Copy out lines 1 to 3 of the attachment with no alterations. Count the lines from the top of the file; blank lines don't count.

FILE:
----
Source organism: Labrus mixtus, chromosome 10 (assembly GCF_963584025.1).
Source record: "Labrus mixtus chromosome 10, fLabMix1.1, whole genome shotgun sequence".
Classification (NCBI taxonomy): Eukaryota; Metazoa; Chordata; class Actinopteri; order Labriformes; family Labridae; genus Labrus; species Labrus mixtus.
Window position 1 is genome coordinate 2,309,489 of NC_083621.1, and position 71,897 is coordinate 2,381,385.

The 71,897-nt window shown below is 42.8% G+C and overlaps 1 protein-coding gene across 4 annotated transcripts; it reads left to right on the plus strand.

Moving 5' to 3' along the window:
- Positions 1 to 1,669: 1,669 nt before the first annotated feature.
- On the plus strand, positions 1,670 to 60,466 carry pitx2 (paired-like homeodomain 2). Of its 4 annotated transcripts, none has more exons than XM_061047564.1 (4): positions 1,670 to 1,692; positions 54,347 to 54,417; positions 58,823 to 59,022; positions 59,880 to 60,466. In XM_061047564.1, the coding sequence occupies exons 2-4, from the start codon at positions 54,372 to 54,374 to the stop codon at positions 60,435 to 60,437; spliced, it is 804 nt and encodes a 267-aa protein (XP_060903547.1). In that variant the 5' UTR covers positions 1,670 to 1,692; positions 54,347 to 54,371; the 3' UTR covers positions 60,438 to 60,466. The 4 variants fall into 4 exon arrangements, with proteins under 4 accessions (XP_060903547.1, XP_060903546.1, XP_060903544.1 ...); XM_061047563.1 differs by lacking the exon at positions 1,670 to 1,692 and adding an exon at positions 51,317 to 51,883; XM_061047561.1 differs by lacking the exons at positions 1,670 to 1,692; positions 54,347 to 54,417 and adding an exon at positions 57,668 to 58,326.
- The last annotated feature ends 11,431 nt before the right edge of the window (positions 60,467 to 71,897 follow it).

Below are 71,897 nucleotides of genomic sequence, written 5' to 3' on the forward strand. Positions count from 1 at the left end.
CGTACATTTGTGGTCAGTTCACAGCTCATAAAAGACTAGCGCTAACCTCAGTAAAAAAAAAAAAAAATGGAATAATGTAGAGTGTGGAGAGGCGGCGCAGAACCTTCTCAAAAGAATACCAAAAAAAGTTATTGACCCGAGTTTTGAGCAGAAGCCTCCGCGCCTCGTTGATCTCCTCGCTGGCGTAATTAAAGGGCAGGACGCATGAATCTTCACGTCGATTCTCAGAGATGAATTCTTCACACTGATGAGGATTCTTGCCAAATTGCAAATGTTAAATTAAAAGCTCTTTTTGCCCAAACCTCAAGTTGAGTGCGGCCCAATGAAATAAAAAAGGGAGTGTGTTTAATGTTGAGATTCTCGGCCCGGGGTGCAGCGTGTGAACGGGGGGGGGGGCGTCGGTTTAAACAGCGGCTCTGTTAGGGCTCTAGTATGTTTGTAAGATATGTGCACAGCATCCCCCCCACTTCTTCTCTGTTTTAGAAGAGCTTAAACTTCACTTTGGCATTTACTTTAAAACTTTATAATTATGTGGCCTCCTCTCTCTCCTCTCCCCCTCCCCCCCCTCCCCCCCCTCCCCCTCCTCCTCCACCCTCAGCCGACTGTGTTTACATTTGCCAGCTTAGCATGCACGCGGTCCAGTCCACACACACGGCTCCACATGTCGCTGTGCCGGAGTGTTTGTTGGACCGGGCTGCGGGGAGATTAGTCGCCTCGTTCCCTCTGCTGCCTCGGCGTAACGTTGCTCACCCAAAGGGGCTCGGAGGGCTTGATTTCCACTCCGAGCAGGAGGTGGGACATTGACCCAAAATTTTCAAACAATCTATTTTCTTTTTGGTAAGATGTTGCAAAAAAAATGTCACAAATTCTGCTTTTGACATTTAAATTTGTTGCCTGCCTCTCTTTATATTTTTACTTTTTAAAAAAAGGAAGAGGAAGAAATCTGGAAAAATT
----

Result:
Source organism: Labrus mixtus, chromosome 10 (assembly GCF_963584025.1).
Source record: "Labrus mixtus chromosome 10, fLabMix1.1, whole genome shotgun sequence".
Classification (NCBI taxonomy): Eukaryota; Metazoa; Chordata; class Actinopteri; order Labriformes; family Labridae; genus Labrus; species Labrus mixtus.